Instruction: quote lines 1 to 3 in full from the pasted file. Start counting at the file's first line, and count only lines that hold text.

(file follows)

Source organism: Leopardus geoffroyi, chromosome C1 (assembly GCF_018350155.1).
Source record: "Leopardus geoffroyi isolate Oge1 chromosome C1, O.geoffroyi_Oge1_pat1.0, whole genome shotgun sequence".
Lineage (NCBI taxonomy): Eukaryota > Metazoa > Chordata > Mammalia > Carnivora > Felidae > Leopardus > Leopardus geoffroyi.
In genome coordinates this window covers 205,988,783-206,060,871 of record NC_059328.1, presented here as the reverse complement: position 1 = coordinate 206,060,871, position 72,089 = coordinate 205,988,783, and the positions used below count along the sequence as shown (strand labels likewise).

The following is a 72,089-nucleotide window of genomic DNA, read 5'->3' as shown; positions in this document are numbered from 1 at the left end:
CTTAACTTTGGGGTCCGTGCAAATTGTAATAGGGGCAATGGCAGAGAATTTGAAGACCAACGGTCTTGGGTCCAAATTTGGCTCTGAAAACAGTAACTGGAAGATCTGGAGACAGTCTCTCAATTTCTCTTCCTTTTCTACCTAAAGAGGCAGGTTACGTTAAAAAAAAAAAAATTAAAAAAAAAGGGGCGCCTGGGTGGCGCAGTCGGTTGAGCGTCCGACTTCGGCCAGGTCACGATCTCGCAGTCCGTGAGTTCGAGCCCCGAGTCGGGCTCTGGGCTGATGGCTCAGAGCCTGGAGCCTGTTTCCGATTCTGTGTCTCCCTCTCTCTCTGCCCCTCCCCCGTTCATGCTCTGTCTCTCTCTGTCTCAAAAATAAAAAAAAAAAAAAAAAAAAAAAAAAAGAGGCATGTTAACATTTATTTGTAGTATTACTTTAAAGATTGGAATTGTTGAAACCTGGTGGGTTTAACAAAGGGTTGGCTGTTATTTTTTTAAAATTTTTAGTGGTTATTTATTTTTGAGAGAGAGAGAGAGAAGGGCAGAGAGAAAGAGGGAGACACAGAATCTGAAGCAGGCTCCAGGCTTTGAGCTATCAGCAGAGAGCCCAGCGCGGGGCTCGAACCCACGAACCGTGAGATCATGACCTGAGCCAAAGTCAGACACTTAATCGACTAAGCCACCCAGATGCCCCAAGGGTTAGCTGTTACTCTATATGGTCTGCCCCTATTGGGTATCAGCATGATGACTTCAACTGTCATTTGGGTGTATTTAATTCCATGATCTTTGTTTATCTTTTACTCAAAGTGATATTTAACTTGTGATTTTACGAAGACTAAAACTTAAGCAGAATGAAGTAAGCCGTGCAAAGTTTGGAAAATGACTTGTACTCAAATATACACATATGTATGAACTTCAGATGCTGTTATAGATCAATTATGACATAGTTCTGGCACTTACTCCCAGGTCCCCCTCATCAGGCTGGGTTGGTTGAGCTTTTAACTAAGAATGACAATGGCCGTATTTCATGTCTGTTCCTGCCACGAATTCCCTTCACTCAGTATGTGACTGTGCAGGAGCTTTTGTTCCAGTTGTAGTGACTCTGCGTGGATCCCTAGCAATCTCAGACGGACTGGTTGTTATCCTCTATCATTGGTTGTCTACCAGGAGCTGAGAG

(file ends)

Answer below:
Source organism: Leopardus geoffroyi, chromosome C1 (assembly GCF_018350155.1).
Source record: "Leopardus geoffroyi isolate Oge1 chromosome C1, O.geoffroyi_Oge1_pat1.0, whole genome shotgun sequence".
Lineage (NCBI taxonomy): Eukaryota > Metazoa > Chordata > Mammalia > Carnivora > Felidae > Leopardus > Leopardus geoffroyi.